A great way to break up the week, UFC on Fox Sports 1 will hit us with the UFC Fight Night 29 from Brazil. The top of the card is packed with some of the best and brightest of the Brazilian roster, with Demian Maia and Erick Silva moving closer to a title shot with wins in their respective fights.
Let’s check out how this all plays out.
Demian Maia vs. Jake Shields:
Two of the premier grapplers in MMA, this is a fight that, in all reality, will be the worst match on the card. Maia’s BJJ is unparalleled in this division, having grappled Jon Fitch to a stand-still in his last fight, and spelling out a similar fate for Shields with that victory. Shields comes into this off of a highly questionable win over Tyrone Woodley that showed exactly how far the sport has come, while Shields has stayed the same. Lacking in any finishing ability at this level, Shields is left with nothing but positional grappling and will never outwork Maia at his own game. This fight is likely to drag unbearably, as Maia works clinch and takedowns, leading to a laborious decision.
Erick Silva vs. Dong Hyun Kim:
Something more befitting a main event, Brazilian lightning bolt Erick Silva will look to blitz Dong Hyun Kim. Silva is on a trajectory to be a world champion, having tasted defeat against Jon Fitch, but showing determination and growth in his next outing to put Jason High away with ease. Kim has been matched incredibly hard throughout his career, and while not a perfect fighter, his tremendous matwork and viper-like striking style make him a tough draw and essentially the gatekeeper of the Welterweight division.
Silva could be in trouble here if Kim can make him fight at his pace, but one of Silva’s best attributes is his unwavering confidence in his attack. If Kim can’t force Silva to respect him with some well-placed strikes and a strong presence in the clinch, Silva will pick him to pieces in hurry. In a perfect world, Kim would do exactly that, but I can’t see Silva letting him get a hold of him, let alone being out landed, and suspect Kim takes a short nap a couple of minutes into this one.
Thiago Silva vs. Matt Hamill:
If we’ve learned anything in this sport, it’s that the second someone even mentions retirement, you’re not going to get an honest effort out of them ever again. Such is the case with Matt Hamill, as he goes in against Brazilian powerhouse Thiago Silva in his native land. Hamill doesn’t appear to have the drive to fight anymore and with a skill set that hasn’t evolved since his early UFC days, I think this match becomes a good excuse to call it quits again. A few paws and a failed shot lead to a Silva salvo that crumples Hamill against the cage in the first round.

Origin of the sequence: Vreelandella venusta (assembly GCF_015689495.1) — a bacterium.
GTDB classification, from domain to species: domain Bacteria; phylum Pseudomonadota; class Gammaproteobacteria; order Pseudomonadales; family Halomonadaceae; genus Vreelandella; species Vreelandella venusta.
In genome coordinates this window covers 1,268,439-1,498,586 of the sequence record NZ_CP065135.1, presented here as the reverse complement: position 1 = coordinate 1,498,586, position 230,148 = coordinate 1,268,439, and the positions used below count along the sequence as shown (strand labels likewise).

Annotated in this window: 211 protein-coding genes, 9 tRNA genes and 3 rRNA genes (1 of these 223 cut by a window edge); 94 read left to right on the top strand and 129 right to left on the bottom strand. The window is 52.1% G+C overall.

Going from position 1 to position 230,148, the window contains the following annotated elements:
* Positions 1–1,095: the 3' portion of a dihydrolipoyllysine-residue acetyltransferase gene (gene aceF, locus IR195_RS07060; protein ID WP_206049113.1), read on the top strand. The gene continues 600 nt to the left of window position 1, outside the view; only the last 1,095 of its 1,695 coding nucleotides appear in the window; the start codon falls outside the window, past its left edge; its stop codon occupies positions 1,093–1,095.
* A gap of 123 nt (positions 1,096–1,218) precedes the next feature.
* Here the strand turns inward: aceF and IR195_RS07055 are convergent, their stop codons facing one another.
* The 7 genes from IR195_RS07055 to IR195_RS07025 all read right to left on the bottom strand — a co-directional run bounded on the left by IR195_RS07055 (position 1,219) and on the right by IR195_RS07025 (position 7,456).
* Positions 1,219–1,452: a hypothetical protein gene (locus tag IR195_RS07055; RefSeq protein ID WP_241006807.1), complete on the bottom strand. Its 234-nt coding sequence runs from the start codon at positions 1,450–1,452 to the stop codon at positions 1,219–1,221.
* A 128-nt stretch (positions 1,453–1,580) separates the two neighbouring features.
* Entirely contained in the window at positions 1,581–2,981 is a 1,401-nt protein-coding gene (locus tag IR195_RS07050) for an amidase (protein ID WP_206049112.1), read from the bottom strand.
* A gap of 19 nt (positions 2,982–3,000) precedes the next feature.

UFC Fight Night 29 Quick Reports:
Fabio Maldonado vs. Joey Beltran: Just cut the FOTN check now, as Maldonado and Beltran get into an all-out brawl. Maldonado desperately needs to move down in weight, especially after a career-altering beating at the hands of Glover Teixeira, but faces a reasonable test in Beltran. Coming back from a suspension, Beltran is in dire need of a win here and has the tools to get it done if he can keep his midsection covered and bully his opponent around. It’ll be hooks and elbows all day, with neither man going down and Beltran edging a close decision due to control.
Rousimar Palhares vs. Mike Pierce: A fight that’s become heated in the media, Pierce will look to dispatch Palhares while keeping his legs intact. This is a pivotal fight for the Brazilian, as Welterweight isn’t a realistic fit for him, even off of steroids, and his will and gas tank aren’t made for the kind of stall and grind that Pierce loves to employ. Palhares hits takedowns on Pierce, but his all-defensive style blows out Palhares limited fuel reserves, leading to a brutal second round KO for Pierce.
Raphael Assuncao vs. TJ Dillashaw: A surprisingly dangerous foe after dropping to Bantamweight, Rafael Assuncao faces Team Alpha Male’s TJ Dillashaw. Everyone has been heaping praise on Duane Ludwig and his work with expanding the team’s muay thai, but for my money, the lessons aren’t taking as well with Dillashaw as with others. Having a love of reckless kick attacks and no mind for defense, Dillashaw is one misstep away from disaster, and I’m not sure Assuncao isn’t the guy to make him pay. As long as Dillashaw keeps both feet on the mat and uses his speed and technique, I think he can snatch a decision win here. Otherwise, he could end up face down after a counter hook sends him sprawling to the mat.